Chief Ombudsman Peter Boshier has released his latest Official Information Act data, which shows a rise in the number of complaints received.
The number of OIA complaints received in the first six months of 2018 increased from 673 to 697 when compared to the last reporting period from July to December 2017.
Mr Boshier says the increase may be partly attributed to the electoral cycle. “Traditionally complaints ease off as an election approaches and then pick up again once a new government is formed.”
Most of these complaints were in response to agencies refusing or delaying their responses to requests. A total of 466 complaints came from individuals; more than three times as many as received from media organisations. In terms of outcomes, the Office of the Ombudsman completed 722 OIA complaints in the first six months of 2018.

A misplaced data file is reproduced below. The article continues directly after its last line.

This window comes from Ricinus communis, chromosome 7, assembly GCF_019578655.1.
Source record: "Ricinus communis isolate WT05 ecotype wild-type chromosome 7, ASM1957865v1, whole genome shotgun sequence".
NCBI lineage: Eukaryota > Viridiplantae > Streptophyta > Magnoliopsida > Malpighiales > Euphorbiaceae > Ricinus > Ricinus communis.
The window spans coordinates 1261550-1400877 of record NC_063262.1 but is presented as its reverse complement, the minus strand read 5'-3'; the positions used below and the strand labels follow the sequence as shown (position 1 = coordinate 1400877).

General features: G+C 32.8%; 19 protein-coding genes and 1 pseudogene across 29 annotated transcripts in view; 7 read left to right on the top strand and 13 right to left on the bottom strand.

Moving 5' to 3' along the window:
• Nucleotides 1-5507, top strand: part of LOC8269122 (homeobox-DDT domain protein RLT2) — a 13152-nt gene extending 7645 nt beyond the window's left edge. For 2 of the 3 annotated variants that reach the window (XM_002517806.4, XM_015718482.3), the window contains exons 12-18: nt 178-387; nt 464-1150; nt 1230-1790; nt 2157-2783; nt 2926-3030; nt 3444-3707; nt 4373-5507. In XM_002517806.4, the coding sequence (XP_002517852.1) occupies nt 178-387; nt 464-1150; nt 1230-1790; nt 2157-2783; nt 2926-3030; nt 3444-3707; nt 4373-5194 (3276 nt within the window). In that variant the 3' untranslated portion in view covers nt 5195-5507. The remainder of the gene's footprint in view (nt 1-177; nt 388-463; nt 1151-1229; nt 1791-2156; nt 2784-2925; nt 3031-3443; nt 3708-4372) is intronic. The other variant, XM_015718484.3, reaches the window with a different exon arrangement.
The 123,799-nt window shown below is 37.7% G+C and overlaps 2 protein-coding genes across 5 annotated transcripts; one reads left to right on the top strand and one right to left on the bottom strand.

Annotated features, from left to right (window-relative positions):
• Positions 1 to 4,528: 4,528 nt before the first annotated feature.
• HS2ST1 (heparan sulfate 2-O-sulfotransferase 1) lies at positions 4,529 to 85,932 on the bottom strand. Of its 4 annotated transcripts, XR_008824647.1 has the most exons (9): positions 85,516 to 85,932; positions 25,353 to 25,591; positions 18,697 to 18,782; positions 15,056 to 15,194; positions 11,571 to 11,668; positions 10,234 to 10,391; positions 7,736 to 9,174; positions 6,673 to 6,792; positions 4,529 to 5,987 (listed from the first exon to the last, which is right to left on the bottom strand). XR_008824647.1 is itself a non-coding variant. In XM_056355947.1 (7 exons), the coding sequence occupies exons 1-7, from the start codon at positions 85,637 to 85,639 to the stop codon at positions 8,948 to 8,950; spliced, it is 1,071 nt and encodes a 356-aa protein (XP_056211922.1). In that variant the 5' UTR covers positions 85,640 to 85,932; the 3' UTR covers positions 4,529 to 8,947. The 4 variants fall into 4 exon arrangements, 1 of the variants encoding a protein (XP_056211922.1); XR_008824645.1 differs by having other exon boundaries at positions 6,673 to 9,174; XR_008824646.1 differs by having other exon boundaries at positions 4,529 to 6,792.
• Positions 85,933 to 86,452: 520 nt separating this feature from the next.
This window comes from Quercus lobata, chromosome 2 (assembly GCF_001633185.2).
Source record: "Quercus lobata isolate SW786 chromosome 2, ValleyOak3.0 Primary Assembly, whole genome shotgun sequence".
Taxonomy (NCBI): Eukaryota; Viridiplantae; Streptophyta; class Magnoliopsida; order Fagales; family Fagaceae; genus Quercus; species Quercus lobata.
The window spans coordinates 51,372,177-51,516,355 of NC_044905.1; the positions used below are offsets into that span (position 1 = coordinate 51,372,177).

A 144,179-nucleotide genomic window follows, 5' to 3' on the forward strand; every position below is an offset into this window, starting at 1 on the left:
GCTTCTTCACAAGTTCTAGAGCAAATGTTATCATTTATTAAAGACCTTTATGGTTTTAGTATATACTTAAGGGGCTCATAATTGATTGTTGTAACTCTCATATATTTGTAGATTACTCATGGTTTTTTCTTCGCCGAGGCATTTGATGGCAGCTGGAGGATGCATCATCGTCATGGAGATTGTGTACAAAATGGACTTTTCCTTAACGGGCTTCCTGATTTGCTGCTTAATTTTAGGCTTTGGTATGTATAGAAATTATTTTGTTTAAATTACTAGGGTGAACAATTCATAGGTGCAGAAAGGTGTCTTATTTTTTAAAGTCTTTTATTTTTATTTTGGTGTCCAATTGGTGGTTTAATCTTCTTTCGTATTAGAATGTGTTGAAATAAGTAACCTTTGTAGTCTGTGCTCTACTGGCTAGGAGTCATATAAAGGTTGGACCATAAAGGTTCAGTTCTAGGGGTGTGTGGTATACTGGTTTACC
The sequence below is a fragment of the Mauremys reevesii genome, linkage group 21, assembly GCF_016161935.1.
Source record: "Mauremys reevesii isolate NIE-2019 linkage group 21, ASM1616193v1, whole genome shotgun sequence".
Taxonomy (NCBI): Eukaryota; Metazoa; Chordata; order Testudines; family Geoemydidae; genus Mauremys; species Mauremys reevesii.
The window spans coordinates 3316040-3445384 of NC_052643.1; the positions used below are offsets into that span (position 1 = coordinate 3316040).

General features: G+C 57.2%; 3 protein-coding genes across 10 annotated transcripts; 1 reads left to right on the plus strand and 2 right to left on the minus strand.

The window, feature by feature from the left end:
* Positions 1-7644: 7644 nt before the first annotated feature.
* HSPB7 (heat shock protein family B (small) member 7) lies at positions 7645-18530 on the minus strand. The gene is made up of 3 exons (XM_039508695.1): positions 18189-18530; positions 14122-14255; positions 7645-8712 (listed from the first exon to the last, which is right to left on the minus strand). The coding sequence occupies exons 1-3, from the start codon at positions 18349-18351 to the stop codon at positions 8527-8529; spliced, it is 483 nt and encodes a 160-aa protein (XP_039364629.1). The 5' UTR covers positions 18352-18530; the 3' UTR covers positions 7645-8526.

Around 27% of the complaints were resolved without needing to form a final opinion.
“I am very pleased to report that we were able to resolve a good number through our early resolution process despite the often contentious nature of OIA complaints,” says Mr Boshier.
“My office was also successful in achieving remedies for 249 complaints.”
The remedies range from agencies agreeing to reconsider their decisions, apologise or provide financial remedies.
“I have now published two years’ worth of data and overall there has been a significant rise in the number of complaints received.”
The number of complaints has increased by 30% when comparing the current reporting period with the period between July and December 2016 when the office received 538 complaints.
“This may reflect increasing confidence in the ability of my office to deal with issues. We have managed to clear a backlog of complaints and we are very much focussed on more timely investigations and resolutions,” says Mr Boshier.